Mom says:

"I had complained to the police about the noise but usually it quieted down around the time they drove up, although there were a few times in which a fight was in progress and they actually hauled someone off to the police station. But the screaming and fighting continued, especially on weekends when it went out past 1 o'clock in the morning, making sleep difficult.

So I decided to make tapes of the noise and take them down to the police station and have a talk with the captain. It turned out that I never had to go there. They arrested Billy for firebombing a car. But first they had to find him.

He had climbed onto the roof, crossed over to the hatch-door in my roof (which a painter had failed to lock), and hid in my attic. I heard someone in the attic, didn't know it was him... terrified, I locked myself in the bedroom, pushed a dresser against the door, and called the police.

The dispatcher took my address. "The police are outside your house," she said. "They are there to arrest your neighbor." I looked out the window and sure enough, several cruisers were out there.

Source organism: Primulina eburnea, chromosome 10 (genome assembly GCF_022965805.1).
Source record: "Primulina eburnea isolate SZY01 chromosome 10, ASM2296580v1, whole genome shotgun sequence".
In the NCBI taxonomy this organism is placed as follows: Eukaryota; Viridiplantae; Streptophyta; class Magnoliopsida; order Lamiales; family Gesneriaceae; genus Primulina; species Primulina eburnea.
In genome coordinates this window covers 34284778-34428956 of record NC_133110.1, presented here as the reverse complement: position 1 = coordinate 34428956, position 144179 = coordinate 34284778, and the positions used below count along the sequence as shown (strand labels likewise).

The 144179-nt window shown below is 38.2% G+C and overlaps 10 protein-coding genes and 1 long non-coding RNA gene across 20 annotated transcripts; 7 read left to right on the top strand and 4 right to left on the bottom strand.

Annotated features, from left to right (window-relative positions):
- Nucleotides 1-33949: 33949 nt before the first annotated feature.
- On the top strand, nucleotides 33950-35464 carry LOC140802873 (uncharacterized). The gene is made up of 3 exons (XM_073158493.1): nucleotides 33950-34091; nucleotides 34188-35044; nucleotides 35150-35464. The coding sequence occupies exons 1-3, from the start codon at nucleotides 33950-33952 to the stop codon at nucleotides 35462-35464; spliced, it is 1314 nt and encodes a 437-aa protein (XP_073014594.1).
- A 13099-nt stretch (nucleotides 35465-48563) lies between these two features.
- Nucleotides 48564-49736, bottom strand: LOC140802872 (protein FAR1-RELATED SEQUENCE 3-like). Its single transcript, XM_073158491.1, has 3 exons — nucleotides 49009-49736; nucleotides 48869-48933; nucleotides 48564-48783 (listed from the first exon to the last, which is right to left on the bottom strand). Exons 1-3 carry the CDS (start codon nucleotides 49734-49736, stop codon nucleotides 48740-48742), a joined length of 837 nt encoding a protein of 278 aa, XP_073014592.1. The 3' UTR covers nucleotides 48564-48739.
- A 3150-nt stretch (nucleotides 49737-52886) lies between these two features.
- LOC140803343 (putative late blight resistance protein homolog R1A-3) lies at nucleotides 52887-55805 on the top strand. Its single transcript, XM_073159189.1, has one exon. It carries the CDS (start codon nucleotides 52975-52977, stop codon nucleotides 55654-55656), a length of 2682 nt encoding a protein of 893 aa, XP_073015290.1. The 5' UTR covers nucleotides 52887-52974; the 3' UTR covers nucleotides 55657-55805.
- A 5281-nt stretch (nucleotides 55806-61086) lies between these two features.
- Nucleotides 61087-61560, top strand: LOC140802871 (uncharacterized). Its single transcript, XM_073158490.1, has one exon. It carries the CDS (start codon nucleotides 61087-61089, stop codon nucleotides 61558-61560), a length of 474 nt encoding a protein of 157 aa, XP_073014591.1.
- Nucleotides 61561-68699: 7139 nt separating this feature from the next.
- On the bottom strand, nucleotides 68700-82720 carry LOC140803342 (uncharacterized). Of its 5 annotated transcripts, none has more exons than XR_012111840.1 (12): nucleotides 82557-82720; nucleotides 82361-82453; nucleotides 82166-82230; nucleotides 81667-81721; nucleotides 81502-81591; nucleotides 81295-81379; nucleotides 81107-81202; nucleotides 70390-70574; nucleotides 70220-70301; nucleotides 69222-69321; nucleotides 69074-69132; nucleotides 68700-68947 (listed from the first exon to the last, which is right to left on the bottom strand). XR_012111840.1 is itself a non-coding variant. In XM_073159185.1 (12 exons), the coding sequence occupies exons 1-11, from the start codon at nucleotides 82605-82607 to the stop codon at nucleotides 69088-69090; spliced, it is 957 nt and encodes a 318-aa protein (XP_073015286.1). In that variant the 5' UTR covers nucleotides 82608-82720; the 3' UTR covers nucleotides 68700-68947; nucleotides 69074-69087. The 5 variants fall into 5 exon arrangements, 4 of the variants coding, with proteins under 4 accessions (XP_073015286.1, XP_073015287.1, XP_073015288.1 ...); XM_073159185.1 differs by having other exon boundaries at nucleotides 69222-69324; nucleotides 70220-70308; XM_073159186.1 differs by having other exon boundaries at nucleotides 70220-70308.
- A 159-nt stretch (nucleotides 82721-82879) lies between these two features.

"He's in my attic!"

I moved the dresser back, flew down the stairs and let in the officer who was at my door by that time. He brought in a police dog. He put up a ladder to the attic door.

"Billy, come on out! I know you don't want this dog coming in after you."

That was true. They took Billy away and he went to jail for a few years. By the time he got out, I had moved across town to a single-family home."

Friday, September 19, 2008

My Office

Have I really been back here for almost a year?

That bothers me. It doesn't seem like that long.

Here is where I sit all day on weekdays. I can't say that I love to go to work, but it feels healthier than sitting at home freelancing all day.

Thursday, September 18, 2008

Remember the Titans?

My mother sent me this photo the other day. I look reasonably normal at 18 in spite of urban trauma.

Meanwhile, she's posted an embarrassing photo of me on her own blog. Those of you who have been around a while have already seen it. It's the shot of me all glammed up on the QE2 in 2001. Have a look.